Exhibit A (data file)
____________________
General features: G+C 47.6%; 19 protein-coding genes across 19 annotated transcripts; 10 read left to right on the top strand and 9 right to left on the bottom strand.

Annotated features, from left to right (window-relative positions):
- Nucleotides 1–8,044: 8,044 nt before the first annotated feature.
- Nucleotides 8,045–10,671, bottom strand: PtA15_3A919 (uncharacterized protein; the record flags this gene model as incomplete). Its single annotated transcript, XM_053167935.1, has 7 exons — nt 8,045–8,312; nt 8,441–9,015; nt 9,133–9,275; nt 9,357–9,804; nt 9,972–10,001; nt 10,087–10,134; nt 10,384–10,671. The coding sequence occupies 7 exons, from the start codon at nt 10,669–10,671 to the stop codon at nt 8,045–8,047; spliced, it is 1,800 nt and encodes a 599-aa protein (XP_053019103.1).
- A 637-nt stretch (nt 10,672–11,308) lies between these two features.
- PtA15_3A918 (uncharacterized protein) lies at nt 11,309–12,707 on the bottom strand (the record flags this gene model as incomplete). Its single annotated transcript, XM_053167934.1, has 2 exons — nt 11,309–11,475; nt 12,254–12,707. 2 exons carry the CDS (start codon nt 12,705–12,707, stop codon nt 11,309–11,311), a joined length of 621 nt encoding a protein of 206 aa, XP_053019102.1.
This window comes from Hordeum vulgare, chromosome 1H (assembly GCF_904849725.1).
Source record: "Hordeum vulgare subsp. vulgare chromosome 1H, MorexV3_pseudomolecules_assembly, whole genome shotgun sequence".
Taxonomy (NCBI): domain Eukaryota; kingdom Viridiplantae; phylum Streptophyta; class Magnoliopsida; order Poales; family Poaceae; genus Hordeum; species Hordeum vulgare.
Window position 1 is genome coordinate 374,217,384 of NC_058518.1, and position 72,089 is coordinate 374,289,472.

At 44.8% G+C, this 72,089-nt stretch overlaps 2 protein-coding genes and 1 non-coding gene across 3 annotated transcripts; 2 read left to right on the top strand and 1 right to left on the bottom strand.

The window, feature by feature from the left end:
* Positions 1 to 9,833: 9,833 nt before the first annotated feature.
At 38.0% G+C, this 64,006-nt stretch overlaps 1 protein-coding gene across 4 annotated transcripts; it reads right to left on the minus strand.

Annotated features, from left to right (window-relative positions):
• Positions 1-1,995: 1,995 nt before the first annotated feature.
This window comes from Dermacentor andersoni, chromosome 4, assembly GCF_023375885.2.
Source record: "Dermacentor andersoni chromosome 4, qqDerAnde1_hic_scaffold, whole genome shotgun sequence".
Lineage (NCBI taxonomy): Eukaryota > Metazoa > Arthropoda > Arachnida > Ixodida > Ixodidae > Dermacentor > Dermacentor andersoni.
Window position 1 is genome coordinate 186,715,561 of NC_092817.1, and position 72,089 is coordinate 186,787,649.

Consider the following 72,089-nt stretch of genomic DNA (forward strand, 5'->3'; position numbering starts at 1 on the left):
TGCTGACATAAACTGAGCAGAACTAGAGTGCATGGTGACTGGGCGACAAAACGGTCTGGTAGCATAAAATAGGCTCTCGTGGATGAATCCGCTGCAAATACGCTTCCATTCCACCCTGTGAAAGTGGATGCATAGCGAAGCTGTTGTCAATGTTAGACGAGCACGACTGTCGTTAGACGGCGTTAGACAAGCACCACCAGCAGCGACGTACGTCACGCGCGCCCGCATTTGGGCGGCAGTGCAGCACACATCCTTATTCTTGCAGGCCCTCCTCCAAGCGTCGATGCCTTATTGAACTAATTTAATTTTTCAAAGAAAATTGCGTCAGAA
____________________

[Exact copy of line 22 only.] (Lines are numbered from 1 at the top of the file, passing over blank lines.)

TGCTGACATAAACTGAGCAGAACTAGAGTGCATGGTGACTGGGCGACAAAACGGTCTGGTAGCATAAAATAGGCTCTCGTGGATGAATCCGCTGCAAATACGCTTCCATTCCACCCTGTGAAAGTGGATGCATAGCGAAGCTGTTGTCAATGTTAGACGAGCACGACTGTCGTTAGACGGCGTTAGACAAGCACCACCAGCAGCGACGTACGTCACGCGCGCCCGCATTTGGGCGGCAGTGCAGCACACATCCTTATTCTTGCAGGCCCTCCTCCAAGCGTCGATGCCTTATTGAACTAATTTAATTTTTCAAAGAAAATTGCGTCAGAA